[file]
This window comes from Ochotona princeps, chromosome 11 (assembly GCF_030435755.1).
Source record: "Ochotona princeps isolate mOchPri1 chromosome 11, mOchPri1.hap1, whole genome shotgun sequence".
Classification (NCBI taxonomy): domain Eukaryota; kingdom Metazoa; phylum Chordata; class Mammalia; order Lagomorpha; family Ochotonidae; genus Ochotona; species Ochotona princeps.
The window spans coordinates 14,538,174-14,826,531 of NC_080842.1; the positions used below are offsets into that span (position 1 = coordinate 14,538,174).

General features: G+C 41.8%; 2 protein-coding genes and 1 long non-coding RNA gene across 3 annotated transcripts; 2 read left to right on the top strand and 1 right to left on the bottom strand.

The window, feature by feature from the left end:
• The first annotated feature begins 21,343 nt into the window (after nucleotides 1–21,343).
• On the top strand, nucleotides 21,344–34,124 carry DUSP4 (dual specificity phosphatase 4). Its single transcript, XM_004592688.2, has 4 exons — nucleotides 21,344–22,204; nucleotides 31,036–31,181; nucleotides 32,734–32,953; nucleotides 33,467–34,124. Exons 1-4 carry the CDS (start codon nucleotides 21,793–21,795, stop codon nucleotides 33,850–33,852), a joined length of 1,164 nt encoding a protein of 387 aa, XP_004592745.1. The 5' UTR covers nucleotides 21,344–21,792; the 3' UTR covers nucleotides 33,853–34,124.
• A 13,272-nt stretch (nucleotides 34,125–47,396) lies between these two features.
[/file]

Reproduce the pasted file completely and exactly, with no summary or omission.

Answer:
This window comes from Ochotona princeps, chromosome 11 (assembly GCF_030435755.1).
Source record: "Ochotona princeps isolate mOchPri1 chromosome 11, mOchPri1.hap1, whole genome shotgun sequence".
Classification (NCBI taxonomy): domain Eukaryota; kingdom Metazoa; phylum Chordata; class Mammalia; order Lagomorpha; family Ochotonidae; genus Ochotona; species Ochotona princeps.
The window spans coordinates 14,538,174-14,826,531 of NC_080842.1; the positions used below are offsets into that span (position 1 = coordinate 14,538,174).

General features: G+C 41.8%; 2 protein-coding genes and 1 long non-coding RNA gene across 3 annotated transcripts; 2 read left to right on the top strand and 1 right to left on the bottom strand.

The window, feature by feature from the left end:
• The first annotated feature begins 21,343 nt into the window (after nucleotides 1–21,343).
• On the top strand, nucleotides 21,344–34,124 carry DUSP4 (dual specificity phosphatase 4). Its single transcript, XM_004592688.2, has 4 exons — nucleotides 21,344–22,204; nucleotides 31,036–31,181; nucleotides 32,734–32,953; nucleotides 33,467–34,124. Exons 1-4 carry the CDS (start codon nucleotides 21,793–21,795, stop codon nucleotides 33,850–33,852), a joined length of 1,164 nt encoding a protein of 387 aa, XP_004592745.1. The 5' UTR covers nucleotides 21,344–21,792; the 3' UTR covers nucleotides 33,853–34,124.
• A 13,272-nt stretch (nucleotides 34,125–47,396) lies between these two features.